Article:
United Kingdom Humperdinck, Hansel and Gretel: Soloists, Chorus and Orchestra of Royal Northern College of Music / Anthony Kraus (conductor). RNCM Opera Theatre. 17.3.2018. (RJF)
Hansel – Rebecca Barry
Gretel – Fiona Finsbury
Peter (Father) – Matthew Nuttall
Witch – Kimberley Raw
Gertrude (Mother) – Eliza Boom
Dew Fairy – Stephanie Poropat
Sandman – Rhiain Taylor
Director – Stephen Medcalf
Set and costume designer – Yannis Thavoris.
Lighting designer – Jason Taylor
Chorus master – Kevin Thraves
Choreographer – Bethan Rhys Wiliam
Given the RNCM’s advertised concentration on a ‘French Connections’ of activities during this academic term, that saw the December opera being Cendrillon by Massanet (review) and a recent joint concert with the Paris Conservatoire Orchestra. That concert played music predominantly by composers from France and giving performances also in London and Paris after its premiere in Manchester, with the latter being streamed. I was therefore somewhat surprised by the choice of an opera by a profoundly Germanic composer being selected for the second major opera offering of the academic year. Not merely German, Humperdinck was considered an acolyte of Wagner being an assistant to him in the preparation of Parsifal for the stage in 1882. The work is written very much in the Wagnerian idiom despite being based on a fairy tale. It was premiered at Weimar in 1893 and where Richard Strauss conducted the premiere; unlike Humperdinck’s other stage works it was considered a success. However, I discovered what might be the reason for the choice; the production is shared with Grange Park Opera in Hampshire who last year moved nearer London to a new purpose-built opera theatre at West Horsley Place, much nearer London than its previous home.
The combine with Grange Park Opera also brought international names to the creative team. I have always admired the production standards presented by the RNCM since the days of Freddy Cox whose standards were of the highest, particularly in maintaining veracity with the composer’s intentions. In recent years productions of significant quality and veracity have been in the hands in the hands, until his retirement, of Stefan Janski a senior member of staff. It was good to see him present at the premiere of this latest work directed on this occasion by the widely respected and travelled Stephen Medcalf who, like Janski, always shows respect for a composer’s intentions and also enjoyed an academic background. Suffice it to say that he didn’t update the story or surround it with a gimmick staging and behavior. The story unfolded with respect to the composer’s intentions whilst also allowing the student singers to show the exuberance of youth, and the youthful inexperience that the music and the plot allows. Equally important was the setting. The RNCM workshops have always produced stage sets of quality. I do not know if some loosening of financial constraints were a product of the shared production, but the sets were outstanding in their aptness, variety and overall quality. The sweet shop was quite spectacular in its presentation and usability. Likewise. the tricycle delivering milk reminded me of long lost days of that modus operandi for tradesmen.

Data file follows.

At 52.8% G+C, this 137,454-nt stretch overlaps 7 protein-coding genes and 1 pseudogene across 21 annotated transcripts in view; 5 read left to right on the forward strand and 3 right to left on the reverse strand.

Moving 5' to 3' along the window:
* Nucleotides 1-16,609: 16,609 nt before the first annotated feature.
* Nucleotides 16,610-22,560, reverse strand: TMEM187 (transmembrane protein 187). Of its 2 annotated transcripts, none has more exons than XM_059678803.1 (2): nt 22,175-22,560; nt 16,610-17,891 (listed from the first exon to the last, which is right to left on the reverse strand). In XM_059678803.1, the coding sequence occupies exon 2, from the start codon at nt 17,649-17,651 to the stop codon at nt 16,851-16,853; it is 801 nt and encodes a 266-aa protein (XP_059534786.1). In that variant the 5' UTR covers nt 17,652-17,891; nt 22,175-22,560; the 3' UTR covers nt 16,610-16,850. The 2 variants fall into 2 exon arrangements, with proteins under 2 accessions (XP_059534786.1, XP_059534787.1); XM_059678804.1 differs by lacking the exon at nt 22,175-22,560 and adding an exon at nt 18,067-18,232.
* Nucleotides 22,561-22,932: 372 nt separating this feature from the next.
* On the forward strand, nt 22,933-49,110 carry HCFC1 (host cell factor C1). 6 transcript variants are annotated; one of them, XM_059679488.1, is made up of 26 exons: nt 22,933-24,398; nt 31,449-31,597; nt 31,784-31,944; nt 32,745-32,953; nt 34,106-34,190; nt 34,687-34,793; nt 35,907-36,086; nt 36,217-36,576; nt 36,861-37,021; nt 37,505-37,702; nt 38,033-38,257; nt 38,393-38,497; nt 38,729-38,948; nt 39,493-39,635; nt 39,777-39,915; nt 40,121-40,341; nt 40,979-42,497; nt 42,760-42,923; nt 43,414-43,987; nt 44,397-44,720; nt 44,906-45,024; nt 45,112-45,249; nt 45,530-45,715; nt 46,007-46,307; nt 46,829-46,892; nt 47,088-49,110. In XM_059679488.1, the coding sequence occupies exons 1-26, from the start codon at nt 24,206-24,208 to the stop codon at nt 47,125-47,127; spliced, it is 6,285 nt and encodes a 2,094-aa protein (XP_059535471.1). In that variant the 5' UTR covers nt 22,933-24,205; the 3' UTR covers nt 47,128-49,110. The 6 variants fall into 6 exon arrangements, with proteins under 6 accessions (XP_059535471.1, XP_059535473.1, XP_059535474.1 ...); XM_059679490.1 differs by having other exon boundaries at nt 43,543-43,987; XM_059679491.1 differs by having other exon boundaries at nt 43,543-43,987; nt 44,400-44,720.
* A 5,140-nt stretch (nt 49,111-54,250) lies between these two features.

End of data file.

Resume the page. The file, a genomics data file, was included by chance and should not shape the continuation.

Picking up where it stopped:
The cast included three singers who had appeared in the final of the Elizabeth Harwood Award earlier in the week. A fourth member of the six appearing in that prestigious competition, and the winner, appears as Gretel in what is titled the ‘Alternative Cast’ not ‘Second Cast’ as in previous productions and will be reviewed by my colleague. Of the three finalists mentioned, Rebecca Barry as Hansel, Matthew Nuttall as the father and mezzo Rhiain Taylor as sandman all acted their parts well, with the last being particularly smooth in vocal enunciation and tone. Perhaps Matthew overplayed the drunkenness of the father, but his tone was strong and even, whilst Rebecca was outstanding as an actress as Hansel and in her reactions with her sister, sung and acted by Fiona Finsbury with equal felicity. Quality acting and vocal interpretation was evident from Kimberley Raw as the Witch. The quality of her acted interpretation was hardly surprising, as she had sung the role in a concert performance not long ago. She brought significant acted vibrancy to the role but must beware of over egging the cake, or ginger bread man! Last, but not least, was Eliza Boom as Mother, who like her colleagues could not be faulted as an actor and also brought smooth vocalization to her interpretation. All these students have doubtless benefited from the stage experience they get, not merely in fully staged productions such as being reported here, but from the regular ‘Opera Scenes’ they play, and which are open, free, to members of the public.
On the musical side the orchestra sounded a little slow at times under Anthony Kraus’ baton, whilst presenting the performance in English, without the benefit of titles, did not help audience or singers, particularly the former with a mainly female cast. The soprano vocal register is always at a disadvantage in getting the words clear let alone when the words are different than those seen by the composer during composition of the work!
Robert J Farr
For more about event at the RNCM click here.